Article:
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A Guide For Catching More Smallmouth Bass
By Steve vonBrandt
Steve and Kurt vonBrandt have spent more than 35 years fishing the lakes, streams, and rivers of the United States in search of largemouth and smallmouth bass. They have guided clients to numerous trophy small mouth here in the northeast, and have entered enough trophy fish to be inducted into the N.A.F.C. “Hall Of Fame” in 2003. In this article, Steve and Kurt of S&K Guide Service, will share some of their best tips to help you understand and catch more and bigger smallmouth bass here in the northeast.
Smallmouths Are Not Like Largemouth Bass!
Time and time again over the years, we have listened to many anglers and clients express their frustration at trying to catch small mouth bass. Most anglers don’t realize that these fish have their own set of behaviors that sets them apart from largemouth bass. The major differences between a small mouth and a largemouth bass are as follows:
>If you fish for small mouth here in the northeast, especially in the Susquehanna river in Maryland, you will find that small mouth bass do not stick that tight to cover. This is even more apparent in some of our slack water reservoirs. Smallmouth relate much more to a sudden or rapid depth change than they do cover. When we fish for largemouths, we are all taught to fish brushpiles and thick weedbeds, but small mouth bass are more likely to be caught on a rock ledge that drops off quickly from about six to twelve feet.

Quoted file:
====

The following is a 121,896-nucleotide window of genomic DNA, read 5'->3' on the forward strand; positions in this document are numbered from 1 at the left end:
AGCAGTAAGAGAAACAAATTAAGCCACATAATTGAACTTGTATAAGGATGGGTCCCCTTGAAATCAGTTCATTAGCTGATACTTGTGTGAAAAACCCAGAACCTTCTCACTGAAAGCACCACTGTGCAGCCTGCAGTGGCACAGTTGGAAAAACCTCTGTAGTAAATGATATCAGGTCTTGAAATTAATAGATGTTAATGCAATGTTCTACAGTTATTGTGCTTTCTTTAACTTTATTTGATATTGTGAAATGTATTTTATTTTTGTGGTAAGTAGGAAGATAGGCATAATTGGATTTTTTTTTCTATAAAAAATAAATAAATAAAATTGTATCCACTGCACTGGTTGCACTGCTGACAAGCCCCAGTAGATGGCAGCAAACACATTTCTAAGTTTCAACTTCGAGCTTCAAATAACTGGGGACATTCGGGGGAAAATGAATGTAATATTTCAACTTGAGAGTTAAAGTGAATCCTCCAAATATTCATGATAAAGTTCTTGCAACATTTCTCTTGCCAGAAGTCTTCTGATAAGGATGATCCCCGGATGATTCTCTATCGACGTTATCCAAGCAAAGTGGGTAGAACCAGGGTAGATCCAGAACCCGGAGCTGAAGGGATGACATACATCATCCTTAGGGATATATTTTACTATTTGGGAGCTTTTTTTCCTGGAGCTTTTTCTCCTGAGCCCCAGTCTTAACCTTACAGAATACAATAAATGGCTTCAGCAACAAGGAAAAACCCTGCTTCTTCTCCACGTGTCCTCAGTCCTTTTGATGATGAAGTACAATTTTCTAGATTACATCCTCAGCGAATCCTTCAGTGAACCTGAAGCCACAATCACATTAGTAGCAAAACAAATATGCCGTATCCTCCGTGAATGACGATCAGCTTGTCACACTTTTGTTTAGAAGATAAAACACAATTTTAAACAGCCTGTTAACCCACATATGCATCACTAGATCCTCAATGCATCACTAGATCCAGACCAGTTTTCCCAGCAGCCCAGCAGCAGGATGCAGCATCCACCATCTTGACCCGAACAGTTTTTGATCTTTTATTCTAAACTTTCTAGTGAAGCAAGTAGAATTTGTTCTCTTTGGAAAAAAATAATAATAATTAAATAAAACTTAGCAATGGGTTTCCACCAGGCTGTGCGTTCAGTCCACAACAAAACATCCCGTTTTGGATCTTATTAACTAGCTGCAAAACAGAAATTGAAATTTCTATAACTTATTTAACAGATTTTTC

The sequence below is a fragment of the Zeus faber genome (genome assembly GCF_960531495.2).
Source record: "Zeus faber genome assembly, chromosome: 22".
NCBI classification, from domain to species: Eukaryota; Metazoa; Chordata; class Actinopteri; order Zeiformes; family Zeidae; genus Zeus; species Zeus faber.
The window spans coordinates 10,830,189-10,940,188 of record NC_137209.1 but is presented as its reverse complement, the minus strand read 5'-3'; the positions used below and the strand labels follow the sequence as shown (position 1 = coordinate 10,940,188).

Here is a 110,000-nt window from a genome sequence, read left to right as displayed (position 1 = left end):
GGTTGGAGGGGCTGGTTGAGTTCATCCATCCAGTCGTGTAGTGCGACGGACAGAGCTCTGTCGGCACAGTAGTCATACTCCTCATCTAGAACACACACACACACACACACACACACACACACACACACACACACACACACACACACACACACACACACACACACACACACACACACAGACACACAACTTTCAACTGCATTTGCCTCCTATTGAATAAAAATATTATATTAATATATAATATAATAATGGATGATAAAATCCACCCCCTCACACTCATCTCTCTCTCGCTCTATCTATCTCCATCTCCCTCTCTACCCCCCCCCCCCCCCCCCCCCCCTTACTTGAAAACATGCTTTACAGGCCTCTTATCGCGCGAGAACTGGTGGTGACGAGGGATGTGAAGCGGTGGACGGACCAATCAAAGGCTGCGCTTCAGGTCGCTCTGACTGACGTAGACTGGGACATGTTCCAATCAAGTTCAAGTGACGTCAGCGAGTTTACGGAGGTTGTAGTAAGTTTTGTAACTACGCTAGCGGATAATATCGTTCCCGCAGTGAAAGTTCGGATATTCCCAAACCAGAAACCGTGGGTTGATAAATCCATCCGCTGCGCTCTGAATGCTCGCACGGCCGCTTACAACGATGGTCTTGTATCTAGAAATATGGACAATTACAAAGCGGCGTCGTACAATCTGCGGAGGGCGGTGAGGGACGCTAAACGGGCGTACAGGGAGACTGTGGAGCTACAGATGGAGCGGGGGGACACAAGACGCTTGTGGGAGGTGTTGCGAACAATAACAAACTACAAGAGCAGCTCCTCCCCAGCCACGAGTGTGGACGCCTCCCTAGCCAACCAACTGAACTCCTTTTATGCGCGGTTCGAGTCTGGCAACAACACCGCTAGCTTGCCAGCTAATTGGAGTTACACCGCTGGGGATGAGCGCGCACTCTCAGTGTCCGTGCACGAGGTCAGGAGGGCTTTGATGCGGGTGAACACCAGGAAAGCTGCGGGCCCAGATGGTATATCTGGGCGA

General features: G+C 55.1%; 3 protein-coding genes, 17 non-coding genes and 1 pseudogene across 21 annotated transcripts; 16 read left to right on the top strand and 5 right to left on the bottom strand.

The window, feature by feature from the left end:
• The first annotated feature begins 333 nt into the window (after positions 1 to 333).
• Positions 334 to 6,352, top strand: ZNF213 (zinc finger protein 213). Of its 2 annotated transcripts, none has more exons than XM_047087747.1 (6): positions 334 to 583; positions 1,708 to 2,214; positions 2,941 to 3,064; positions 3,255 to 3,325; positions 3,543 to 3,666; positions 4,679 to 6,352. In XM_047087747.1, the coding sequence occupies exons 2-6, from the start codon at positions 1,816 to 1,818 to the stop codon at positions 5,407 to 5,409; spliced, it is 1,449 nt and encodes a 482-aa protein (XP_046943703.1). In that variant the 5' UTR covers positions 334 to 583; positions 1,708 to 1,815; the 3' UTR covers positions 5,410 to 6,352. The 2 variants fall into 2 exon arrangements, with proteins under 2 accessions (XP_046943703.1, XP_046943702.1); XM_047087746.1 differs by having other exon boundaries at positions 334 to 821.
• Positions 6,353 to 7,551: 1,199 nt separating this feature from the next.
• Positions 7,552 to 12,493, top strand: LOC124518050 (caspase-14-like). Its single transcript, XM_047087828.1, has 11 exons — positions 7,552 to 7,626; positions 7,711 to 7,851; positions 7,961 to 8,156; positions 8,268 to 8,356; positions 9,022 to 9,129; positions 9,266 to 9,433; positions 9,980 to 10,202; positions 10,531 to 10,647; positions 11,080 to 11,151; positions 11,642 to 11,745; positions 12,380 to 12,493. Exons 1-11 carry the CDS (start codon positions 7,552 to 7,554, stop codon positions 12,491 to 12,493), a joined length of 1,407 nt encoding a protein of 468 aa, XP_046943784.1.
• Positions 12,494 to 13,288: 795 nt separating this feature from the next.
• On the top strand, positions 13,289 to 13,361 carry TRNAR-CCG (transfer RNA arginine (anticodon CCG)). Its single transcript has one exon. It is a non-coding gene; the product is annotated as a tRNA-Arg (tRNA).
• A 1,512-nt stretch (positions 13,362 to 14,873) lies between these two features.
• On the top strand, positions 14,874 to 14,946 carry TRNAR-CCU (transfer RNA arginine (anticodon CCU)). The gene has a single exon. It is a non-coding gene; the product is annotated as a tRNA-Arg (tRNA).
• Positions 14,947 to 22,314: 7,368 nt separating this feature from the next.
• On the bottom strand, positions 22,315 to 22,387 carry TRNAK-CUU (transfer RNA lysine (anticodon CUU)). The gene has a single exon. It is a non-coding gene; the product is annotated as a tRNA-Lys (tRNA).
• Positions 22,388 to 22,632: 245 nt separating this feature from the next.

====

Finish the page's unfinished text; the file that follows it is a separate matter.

>When fishing in the reservoirs here such as Conowingo, or in the rivers like the Susquehanna, small mouths are sometimes caught shallow, but they are seldom more than 10-20 yards away from deep water.
Everywhere we go, we see the majority of bass anglers beating the shoreline, and as this may work for largemouth bass most of the time, if you are after big small mouth bass, turn around and cast to the open water rather than beat the shore.
>Unlike largemouth, smallmouth often group together by size. We found that if we were catching smaller fish, in the eleven to fourteen inch range, we rarely caught a big one in the same area. On the other hand, when we caught a small mouth that was above four or five pounds, many times there were several that size and even larger swimming right along with them. Big largemouth bass are loners, usually found by themselves on the best piece of structure, while larger smallmouth bass will often school together.